So, if we had never found out about Hasbro Children’s Hospital from my dad’s cousin Jimmy and his family, (who we had decided to stay with for the last few days of our vacation) my mother might have gone into hysterics not knowing what the heck was wrong with me. And yet, if we hadn’t found Hasbro Children’s Hospital, I would never have experienced the worst two days of my life. All the same, I highly encourage buying Hasbro products for the possible children in one’s life. As it was, after a forty five minute drive myself and my family found itself being ushered into to doctor’s office after a short wait in the cheerily decorated waiting room. The walls were stark white, but colorful pictures helped break the monotony so easily felt in a regular hospital, and helped put my family at ease. From there the doctor told me about what had happened to my face and explained how Bell’s Palsy could be caused by a myriad of things. Unfortunately, some of these things could be deadly. Like Meningitis. I learned very quickly that Meningitis was really, really bad. The doctor recommended taking various tests to rule out anything deadly that could be causing the Bell’s Palsy. These therefore I needed a blood test and a spinal tap, or Lumbar Puncture. Fun stuff, I know.
I had taken blood tests before, so while I still hated getting it done, the blood test was easily completed and sent to be tested. Next was the spinal tap. The only time I had heard the term “spinal tap” was usually in conjunction with “giving birth” and had heard everything from the purpose of it being to ease horrible pain to the stories that it could cause horrible pain. The doctor walked me through everything and even showed me all the various things they would use, except the exceptionally long needle of course. I don’t remember much, but afterwards I was sure of the fact that they had drugged me to the point that if one of my silly teenage celebrity crushes had come through the door, one whom I practically worshiped, my response would’ve been something along the lines of “What’s up?” and waving to them in my paper dressing gown.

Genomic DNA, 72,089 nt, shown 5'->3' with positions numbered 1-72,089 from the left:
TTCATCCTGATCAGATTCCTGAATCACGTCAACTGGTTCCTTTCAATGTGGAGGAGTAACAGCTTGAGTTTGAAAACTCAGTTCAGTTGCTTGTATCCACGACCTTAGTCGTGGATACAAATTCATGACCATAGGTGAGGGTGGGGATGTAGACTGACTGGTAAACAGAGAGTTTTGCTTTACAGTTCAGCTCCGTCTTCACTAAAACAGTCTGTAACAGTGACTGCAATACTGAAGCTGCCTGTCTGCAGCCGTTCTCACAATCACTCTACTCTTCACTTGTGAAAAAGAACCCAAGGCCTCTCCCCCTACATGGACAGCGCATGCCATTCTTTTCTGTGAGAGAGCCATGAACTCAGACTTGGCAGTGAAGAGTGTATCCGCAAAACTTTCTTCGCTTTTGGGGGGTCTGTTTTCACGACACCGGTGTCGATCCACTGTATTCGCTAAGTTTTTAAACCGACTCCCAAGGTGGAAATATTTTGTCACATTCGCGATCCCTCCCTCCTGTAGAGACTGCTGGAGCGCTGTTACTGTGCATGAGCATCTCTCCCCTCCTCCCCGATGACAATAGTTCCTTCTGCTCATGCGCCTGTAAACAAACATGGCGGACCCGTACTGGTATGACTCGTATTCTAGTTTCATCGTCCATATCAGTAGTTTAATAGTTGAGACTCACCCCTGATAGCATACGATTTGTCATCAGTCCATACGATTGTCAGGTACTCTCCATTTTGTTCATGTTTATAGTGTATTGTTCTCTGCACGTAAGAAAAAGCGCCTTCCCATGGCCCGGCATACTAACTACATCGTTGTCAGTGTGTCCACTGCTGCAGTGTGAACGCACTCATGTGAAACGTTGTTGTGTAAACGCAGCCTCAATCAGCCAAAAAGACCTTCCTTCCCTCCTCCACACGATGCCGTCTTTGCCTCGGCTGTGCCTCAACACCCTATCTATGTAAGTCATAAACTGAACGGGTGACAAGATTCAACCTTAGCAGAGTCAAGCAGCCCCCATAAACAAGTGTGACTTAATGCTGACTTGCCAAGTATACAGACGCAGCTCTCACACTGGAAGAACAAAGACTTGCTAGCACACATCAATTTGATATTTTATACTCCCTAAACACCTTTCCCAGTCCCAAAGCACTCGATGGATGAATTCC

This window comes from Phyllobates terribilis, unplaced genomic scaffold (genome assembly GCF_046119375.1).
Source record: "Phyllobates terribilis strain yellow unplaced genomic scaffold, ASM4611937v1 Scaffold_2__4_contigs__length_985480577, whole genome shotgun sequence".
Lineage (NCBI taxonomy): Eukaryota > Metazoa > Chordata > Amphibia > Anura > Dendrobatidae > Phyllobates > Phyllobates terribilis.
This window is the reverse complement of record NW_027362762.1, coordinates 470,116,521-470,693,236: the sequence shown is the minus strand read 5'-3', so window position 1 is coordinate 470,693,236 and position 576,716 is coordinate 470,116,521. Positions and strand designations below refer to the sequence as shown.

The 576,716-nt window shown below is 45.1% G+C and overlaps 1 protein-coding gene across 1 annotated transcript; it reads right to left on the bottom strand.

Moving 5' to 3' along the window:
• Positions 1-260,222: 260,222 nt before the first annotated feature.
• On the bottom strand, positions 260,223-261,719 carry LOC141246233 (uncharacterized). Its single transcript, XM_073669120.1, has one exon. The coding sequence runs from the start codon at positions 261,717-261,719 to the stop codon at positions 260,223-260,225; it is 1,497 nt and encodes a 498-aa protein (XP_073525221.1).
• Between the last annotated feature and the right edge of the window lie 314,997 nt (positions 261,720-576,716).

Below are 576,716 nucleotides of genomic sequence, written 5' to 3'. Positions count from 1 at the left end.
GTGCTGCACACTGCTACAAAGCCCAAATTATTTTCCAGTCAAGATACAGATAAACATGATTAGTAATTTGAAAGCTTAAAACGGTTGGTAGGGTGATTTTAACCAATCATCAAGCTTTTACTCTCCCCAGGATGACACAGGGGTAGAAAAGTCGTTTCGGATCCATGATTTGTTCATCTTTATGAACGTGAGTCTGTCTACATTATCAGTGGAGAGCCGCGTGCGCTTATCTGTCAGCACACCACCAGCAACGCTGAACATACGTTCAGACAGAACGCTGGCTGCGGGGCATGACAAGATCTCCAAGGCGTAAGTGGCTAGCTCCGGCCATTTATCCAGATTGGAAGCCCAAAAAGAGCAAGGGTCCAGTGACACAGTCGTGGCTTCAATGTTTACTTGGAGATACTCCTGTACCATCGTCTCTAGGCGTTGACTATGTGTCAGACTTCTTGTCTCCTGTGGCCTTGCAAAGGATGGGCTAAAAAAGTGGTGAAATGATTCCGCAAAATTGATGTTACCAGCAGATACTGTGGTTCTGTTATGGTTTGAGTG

I remember hearing the nurse say that was the poster child for spinal taps. If only the same could be said for my recovery.
We stayed the rest of our time on the East Coast in Jimmy’s house. It’s a beautiful two story house built virtually on the water of a quaint bay in Rhode Island. There’s the house, the back yard with a nice expanse of grass, then it drops down to a rocky beach and the gently lapping water of the bay. They even have a tree swing out over the water.
The top level of their home was decorated mainly in white, and splashed with bright colors that brought a sort of feeling of permanent summer or spring to the living room and dining room and porch, and the rooms were drenched in sunlight. Downstairs was dark, with wood walls and a simple kitchen and a TV circled with chairs. However, the bedroom my sister and I stayed in still had it’s cool bunk bed where I had awakened one morning as a little girl to find one whole dollar I got for my tooth, instead of twenty five cents. Even the darkest part of the house managed to hold golden memories for my sister and me. But when I was put down here to rest, it all seemed darker, the light from the porch not strong enough to seep into the darkness of the little bedroom.